In the United States, homelessness is an often-overlooked issue that has massive impacts on the health and wellbeing of families nationwide. David H. Crean (Board of Directors) wrote about the consequences of homelessness on the youth, demonstrated through a variety of studies. For instance, statistics show that homeless children are more likely to develop various physical and mental health-related problems. These in turn have an impact on their likelihood of lacking access to education, accompanied by greater exposure to trauma and instability during their upbringing. However, all of these issues are preventable by addressing the root causes of the problem.
In particular, the youth homeless population is especially vulnerable to mental illness. Recent statistics from Verywell Mind show that 60 percent of an estimated 42 million youths have reported experiencing mental health issues. Anxiety, depression, and suicidal thoughts are among some of the traumatic ways in which homelessness manifests. In addition, a study from the Boston Medical center on the effects of housing instability found that being late on rent and having a homeless child further increased the likelihood of mental health issues. Maternal depressive symptoms were common among these families, along with instances of food and energy insecurity. Lacking access to mental health resources such as medication and counseling further exacerbates these issues.
On top of the mental health issues associated with incidences of homelessness are physical health problems. For instance, Medline outlines some of the common physical health problems that the homeless population experiences, such as HIV and AIDS, lung disease, malnutrition, and wound and skin infections. Factors that contribute to these issues include unsanitary living conditions, lack of access to food, and exposure to violence and severe weather. Homelessness may also worsen pre-existing conditions while creating new ones. Minor issues such as cuts and colds can develop into pneumonia or more serious infections if they aren’t properly treated. Maintaining a healthy diet, getting enough rest, and recuperating from injury and illness is almost impossible on the streets and in shelters.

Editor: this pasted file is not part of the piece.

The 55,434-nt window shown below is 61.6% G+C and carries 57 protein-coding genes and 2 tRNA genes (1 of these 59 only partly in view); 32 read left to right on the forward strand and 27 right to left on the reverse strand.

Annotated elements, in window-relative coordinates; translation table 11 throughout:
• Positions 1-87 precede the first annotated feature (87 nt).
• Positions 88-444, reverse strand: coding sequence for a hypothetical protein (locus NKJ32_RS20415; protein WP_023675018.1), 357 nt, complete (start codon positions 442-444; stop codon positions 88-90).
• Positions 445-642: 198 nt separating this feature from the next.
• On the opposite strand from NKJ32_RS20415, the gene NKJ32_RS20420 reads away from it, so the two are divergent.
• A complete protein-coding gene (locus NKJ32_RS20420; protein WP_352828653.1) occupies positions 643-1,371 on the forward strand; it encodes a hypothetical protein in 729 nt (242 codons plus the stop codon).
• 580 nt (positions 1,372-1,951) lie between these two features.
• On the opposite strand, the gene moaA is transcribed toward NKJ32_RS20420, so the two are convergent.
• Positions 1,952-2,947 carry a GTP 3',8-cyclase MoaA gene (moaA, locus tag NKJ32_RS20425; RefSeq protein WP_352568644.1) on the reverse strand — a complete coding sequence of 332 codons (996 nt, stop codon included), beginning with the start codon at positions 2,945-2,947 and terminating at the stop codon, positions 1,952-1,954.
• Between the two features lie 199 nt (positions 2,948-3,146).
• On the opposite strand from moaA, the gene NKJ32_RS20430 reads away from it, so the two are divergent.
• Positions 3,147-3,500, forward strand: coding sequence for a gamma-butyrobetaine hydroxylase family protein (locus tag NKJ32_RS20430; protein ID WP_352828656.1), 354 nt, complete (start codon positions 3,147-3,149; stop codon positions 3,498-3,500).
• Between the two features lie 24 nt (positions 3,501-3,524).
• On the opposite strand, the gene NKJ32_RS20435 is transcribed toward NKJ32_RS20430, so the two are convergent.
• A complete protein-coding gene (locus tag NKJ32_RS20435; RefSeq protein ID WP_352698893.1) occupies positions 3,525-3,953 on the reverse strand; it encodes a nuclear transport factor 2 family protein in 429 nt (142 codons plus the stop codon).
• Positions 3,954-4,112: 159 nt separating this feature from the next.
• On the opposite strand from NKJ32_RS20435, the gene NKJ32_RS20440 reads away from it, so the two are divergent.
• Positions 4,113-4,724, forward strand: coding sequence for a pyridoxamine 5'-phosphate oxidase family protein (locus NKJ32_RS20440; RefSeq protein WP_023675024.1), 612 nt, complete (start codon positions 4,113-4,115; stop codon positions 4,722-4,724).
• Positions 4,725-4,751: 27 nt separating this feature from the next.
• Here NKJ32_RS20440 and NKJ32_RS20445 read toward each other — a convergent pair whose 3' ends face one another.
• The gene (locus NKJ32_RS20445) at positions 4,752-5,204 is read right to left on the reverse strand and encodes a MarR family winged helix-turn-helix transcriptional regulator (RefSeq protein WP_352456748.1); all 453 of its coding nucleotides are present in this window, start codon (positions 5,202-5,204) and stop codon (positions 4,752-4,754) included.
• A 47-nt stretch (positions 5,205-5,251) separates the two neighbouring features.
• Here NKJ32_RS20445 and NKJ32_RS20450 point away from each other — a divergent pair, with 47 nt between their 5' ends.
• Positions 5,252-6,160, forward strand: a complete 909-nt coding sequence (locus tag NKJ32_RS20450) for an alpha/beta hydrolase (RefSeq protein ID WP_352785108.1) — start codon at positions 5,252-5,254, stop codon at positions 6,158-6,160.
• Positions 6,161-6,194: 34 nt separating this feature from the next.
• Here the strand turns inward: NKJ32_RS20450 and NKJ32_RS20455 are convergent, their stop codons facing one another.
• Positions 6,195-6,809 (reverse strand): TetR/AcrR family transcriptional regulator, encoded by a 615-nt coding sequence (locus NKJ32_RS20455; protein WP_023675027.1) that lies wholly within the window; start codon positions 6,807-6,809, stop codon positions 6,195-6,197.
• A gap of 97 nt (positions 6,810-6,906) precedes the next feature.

From these incidences of mental and physical health problems, it’s clear that poverty is a major factor when it comes to getting treatment and preventing them from occurring in the first place. For homeless families, a lack of access to resources often means that instead of paying for necessary health services, they can only afford basic services such as food and water. In a Marcus article explaining the link between physical and financial health, psychologist Dr. Nancy Molitor explains how familial attitudes are often inherited: “Money’s complicated because very few young people get explicit training or education in money. We don’t learn about money, we experience it. We watch how our parents handled money.” For the youth, this means that the cycle of being unable to meet their basic needs is likely to continue, trapping the homeless population in an endless cycle.
Because the issue of homelessness is a deep-rooted one, there is no simple solution to address these issues. While feeding programs and financial aid are short-term approaches to solve the issue, breaking the cycle is what will truly benefit the homeless population. Through our Solutions University, Solutions Enterprise, and our Solutions in the Community we have provided a comprehensive answer to the problem by giving adults a solid career foundation to transform their futures for the better. For families, this means that the youth will have access to education. Access to healthcare and long-term support services will also supplement these solutions, giving them a more sustainable livelihood.
Exclusively written for SolutionsForChange.org
By: Rhea Ford